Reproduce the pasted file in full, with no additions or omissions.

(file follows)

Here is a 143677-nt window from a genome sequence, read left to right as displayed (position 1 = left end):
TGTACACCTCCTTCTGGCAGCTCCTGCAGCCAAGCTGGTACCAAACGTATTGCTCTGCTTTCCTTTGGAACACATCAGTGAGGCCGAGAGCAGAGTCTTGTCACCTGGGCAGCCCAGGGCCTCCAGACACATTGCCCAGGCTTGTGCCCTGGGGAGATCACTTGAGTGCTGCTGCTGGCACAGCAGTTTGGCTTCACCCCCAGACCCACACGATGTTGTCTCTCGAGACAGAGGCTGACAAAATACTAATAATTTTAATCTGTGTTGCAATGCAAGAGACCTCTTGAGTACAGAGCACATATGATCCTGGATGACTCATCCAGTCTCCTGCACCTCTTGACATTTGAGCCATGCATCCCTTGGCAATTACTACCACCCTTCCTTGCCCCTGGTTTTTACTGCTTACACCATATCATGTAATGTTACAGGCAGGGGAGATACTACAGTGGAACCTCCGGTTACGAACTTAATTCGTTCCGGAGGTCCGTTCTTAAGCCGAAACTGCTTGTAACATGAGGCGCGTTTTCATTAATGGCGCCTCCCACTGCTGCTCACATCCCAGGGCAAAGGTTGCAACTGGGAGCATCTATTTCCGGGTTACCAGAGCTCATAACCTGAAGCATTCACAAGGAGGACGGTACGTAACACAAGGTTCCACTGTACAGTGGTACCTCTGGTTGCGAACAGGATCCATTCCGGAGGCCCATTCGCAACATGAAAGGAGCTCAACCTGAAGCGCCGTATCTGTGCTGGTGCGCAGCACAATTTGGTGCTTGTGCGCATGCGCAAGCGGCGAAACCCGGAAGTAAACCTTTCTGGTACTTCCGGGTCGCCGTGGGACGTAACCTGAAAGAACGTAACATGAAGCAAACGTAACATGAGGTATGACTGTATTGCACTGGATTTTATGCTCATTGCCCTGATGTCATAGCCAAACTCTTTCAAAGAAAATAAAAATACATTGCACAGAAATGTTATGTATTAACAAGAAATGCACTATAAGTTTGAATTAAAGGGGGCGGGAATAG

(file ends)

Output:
Here is a 143677-nt window from a genome sequence, read left to right as displayed (position 1 = left end):
TGTACACCTCCTTCTGGCAGCTCCTGCAGCCAAGCTGGTACCAAACGTATTGCTCTGCTTTCCTTTGGAACACATCAGTGAGGCCGAGAGCAGAGTCTTGTCACCTGGGCAGCCCAGGGCCTCCAGACACATTGCCCAGGCTTGTGCCCTGGGGAGATCACTTGAGTGCTGCTGCTGGCACAGCAGTTTGGCTTCACCCCCAGACCCACACGATGTTGTCTCTCGAGACAGAGGCTGACAAAATACTAATAATTTTAATCTGTGTTGCAATGCAAGAGACCTCTTGAGTACAGAGCACATATGATCCTGGATGACTCATCCAGTCTCCTGCACCTCTTGACATTTGAGCCATGCATCCCTTGGCAATTACTACCACCCTTCCTTGCCCCTGGTTTTTACTGCTTACACCATATCATGTAATGTTACAGGCAGGGGAGATACTACAGTGGAACCTCCGGTTACGAACTTAATTCGTTCCGGAGGTCCGTTCTTAAGCCGAAACTGCTTGTAACATGAGGCGCGTTTTCATTAATGGCGCCTCCCACTGCTGCTCACATCCCAGGGCAAAGGTTGCAACTGGGAGCATCTATTTCCGGGTTACCAGAGCTCATAACCTGAAGCATTCACAAGGAGGACGGTACGTAACACAAGGTTCCACTGTACAGTGGTACCTCTGGTTGCGAACAGGATCCATTCCGGAGGCCCATTCGCAACATGAAAGGAGCTCAACCTGAAGCGCCGTATCTGTGCTGGTGCGCAGCACAATTTGGTGCTTGTGCGCATGCGCAAGCGGCGAAACCCGGAAGTAAACCTTTCTGGTACTTCCGGGTCGCCGTGGGACGTAACCTGAAAGAACGTAACATGAAGCAAACGTAACATGAGGTATGACTGTATTGCACTGGATTTTATGCTCATTGCCCTGATGTCATAGCCAAACTCTTTCAAAGAAAATAAAAATACATTGCACAGAAATGTTATGTATTAACAAGAAATGCACTATAAGTTTGAATTAAAGGGGGCGGGAATAG